After the gig, I talked to Violet for a while.  I have to admit that I find her a little intimidating, despite her friendliness.  She seems very self-sufficient and determined, and just a little bit stubborn.  Like Nat she is tall and curvy, and they share a similarly hard-edged kind of glamour. Last night she was wearing black knee high suede boots with fishnet tights, an a-line khaki mini skirt, and a Supervixon t-shirt, and as we stood chatting by the side of the small stage, I could feel the eyes on her, watching her from across the dark, steamy, crowded room.

  “I’ve got one of those,” said Nat, prodding the Supervixon logo, which was stretched across Violet’s chest.

  “That was my nipple you just stabbed,” said Violet, mildly, “be more careful next time.”

  “Oh I wasn’t groping you,” replied Nat, airily, “I’m just a very physical kind of girl.”

  “So I’ve heard,” said Violet, her eyebrows raised, “you keep your hands where I can see them, you floozy.”

  I felt embarrassed, but Nat just laughed.  It was quite a loud crowd last night, the DJ played old Madonna records after the bands had played, and people danced to them in a drunken, ironic kind of way.  Nat was in a particularly good mood because she’s in love, or so she said.  “It’s a secret though,” she confessed, with unusual coyness, and despite Violet’s teasing, she remained cryptic all night.  “I don’t want to jinx things.”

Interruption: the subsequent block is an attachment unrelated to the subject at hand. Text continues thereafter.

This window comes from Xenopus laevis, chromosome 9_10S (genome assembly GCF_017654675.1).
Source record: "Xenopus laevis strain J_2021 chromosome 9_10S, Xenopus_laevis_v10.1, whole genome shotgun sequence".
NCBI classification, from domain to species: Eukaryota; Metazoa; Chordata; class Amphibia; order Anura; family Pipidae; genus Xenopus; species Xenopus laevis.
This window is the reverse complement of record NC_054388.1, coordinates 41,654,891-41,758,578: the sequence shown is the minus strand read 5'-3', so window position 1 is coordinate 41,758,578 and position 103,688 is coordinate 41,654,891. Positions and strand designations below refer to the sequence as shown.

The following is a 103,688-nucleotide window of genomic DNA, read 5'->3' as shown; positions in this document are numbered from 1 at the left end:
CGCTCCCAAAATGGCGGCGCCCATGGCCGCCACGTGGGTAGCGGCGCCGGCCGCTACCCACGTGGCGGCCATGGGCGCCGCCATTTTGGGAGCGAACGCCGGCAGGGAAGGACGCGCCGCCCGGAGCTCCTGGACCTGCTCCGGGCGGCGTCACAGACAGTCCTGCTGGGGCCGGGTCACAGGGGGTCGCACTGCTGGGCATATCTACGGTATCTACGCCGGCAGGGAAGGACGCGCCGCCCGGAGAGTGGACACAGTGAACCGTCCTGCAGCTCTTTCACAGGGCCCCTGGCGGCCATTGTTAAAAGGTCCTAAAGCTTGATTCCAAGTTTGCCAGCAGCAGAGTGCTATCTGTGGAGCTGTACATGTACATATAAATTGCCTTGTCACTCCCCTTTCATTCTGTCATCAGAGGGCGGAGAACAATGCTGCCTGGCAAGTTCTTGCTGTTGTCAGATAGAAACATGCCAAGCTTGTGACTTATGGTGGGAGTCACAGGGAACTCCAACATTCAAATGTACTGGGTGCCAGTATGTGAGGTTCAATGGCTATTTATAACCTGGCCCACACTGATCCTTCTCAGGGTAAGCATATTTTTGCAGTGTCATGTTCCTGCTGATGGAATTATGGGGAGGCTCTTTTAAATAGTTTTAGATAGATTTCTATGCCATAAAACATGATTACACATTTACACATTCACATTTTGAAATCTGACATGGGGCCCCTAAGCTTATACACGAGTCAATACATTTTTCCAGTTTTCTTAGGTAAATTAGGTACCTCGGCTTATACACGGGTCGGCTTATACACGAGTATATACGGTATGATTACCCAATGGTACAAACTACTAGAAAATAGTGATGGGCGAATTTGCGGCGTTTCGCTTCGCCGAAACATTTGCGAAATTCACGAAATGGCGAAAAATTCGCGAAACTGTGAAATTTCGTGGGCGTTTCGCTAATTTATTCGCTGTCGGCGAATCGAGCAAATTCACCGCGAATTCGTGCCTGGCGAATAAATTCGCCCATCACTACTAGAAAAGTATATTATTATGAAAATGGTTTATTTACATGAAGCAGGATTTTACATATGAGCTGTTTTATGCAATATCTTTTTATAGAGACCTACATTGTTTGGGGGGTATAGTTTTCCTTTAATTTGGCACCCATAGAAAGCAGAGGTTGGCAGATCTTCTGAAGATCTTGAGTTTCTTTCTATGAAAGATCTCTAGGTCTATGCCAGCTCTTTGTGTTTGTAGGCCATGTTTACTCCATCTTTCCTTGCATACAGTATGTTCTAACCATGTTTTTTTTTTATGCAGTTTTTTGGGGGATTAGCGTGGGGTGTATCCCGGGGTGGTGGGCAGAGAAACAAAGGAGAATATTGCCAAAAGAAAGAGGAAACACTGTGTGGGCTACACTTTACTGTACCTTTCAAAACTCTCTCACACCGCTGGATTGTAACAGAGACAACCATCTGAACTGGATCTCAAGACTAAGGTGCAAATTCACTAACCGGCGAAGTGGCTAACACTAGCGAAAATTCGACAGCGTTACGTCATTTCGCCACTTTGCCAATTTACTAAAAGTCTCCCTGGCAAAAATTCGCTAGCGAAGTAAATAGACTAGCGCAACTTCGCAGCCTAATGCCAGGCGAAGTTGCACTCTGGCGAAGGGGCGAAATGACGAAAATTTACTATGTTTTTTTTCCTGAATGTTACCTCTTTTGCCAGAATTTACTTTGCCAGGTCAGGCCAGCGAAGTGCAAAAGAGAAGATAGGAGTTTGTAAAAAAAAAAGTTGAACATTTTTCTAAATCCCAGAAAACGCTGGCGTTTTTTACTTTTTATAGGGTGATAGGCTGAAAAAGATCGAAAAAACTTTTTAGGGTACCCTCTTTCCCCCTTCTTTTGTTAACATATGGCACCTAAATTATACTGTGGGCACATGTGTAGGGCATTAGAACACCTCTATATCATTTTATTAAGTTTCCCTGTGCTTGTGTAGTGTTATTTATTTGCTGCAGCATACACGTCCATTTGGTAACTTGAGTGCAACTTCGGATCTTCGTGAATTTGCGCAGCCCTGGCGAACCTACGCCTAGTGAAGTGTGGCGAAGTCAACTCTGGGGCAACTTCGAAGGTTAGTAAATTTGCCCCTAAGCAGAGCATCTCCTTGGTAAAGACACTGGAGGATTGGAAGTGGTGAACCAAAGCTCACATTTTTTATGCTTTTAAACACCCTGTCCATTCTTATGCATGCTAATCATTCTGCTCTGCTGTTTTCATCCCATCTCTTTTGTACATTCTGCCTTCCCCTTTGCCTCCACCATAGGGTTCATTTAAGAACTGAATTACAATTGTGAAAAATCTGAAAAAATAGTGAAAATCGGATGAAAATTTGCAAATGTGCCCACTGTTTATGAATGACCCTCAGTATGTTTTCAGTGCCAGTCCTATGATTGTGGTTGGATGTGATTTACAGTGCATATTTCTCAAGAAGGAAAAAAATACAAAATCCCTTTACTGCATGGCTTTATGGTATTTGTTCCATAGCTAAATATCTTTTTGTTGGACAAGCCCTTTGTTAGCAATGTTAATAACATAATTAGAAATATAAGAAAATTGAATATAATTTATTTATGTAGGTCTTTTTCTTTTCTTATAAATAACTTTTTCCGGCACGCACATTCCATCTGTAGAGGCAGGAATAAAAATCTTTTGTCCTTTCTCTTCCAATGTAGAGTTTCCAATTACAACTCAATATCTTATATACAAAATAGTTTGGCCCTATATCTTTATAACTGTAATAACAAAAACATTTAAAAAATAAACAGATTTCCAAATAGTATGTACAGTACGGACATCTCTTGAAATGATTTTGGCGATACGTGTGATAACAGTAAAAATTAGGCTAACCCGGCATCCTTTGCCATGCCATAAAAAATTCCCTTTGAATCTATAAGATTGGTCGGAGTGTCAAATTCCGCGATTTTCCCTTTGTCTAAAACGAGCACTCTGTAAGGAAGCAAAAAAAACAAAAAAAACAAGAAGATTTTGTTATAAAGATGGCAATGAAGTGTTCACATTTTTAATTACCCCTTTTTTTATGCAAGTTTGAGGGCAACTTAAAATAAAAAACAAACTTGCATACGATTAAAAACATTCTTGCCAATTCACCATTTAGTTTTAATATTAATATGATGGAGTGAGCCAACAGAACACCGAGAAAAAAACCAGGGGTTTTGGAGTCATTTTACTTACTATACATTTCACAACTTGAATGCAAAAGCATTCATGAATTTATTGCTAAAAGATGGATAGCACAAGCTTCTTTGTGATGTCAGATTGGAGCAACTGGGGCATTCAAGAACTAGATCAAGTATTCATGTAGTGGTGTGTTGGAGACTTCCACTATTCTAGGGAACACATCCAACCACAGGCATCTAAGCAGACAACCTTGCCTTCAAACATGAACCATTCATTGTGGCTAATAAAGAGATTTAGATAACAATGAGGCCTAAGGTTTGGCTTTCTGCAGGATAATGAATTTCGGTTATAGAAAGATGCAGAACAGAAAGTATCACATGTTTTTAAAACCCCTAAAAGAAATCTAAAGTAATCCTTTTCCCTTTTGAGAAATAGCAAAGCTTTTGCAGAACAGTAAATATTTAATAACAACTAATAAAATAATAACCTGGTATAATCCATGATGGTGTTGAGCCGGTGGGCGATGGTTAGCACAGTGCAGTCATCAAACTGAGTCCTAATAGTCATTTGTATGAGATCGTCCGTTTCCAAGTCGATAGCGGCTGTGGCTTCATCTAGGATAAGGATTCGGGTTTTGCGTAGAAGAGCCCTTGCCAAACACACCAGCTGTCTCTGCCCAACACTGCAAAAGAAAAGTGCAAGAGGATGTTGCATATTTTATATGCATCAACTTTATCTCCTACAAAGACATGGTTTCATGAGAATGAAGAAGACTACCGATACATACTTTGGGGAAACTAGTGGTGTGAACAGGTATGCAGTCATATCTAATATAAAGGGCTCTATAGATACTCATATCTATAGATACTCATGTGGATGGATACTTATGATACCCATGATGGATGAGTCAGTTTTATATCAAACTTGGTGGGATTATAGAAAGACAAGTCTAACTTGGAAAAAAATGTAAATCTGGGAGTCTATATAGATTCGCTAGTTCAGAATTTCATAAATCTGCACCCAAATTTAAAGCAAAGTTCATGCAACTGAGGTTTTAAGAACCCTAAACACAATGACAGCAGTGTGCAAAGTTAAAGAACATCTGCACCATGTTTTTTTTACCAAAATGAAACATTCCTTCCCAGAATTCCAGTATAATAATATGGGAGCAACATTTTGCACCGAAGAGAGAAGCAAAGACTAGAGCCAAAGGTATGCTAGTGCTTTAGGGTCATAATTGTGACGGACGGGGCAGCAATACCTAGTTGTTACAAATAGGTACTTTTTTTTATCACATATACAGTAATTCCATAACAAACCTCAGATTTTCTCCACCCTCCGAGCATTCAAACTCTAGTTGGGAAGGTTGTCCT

After we arrived back at the flat, Fliss and I fixed ourselves a couple of drinks, and settled down in the living room with our record collections.  It was a cold night last night, colder in the flat because of our lack of carpets, and in order to compensate for this we removed the cushions from the sofa before sitting down on the living room floor.  The light from the table lamp bathed the room in a soft, bluish light as we took it in turns to pick songs and talk.

  As the sun rose, she told me about visiting Canada and Holland with her parents and brother and sister when they were all small, “We don’t go very often now,” she said, a little pensively.

  “Do you miss your family?” I asked her, kindly.

  “A little,” she admitted.

  I felt a huge surge of affection for her at that point.  I am an only child after all, and it has occurred to me that living with Fliss will be a bit like acquiring a younger sister.

  She fell asleep on the floor of the living room whilst we were listening to Dionne Warwick, (one of her choices) and, rather than wake her, I tiptoed back to her bedroom and removed her patchwork quilt from the bed, and covered her up.  Her fair hair was trailing across the bare floorboards, Rapunzel like, and she was sleeping soundly.  As I tiptoed from the room I heard her sigh, and turn over, but she didn’t wake up.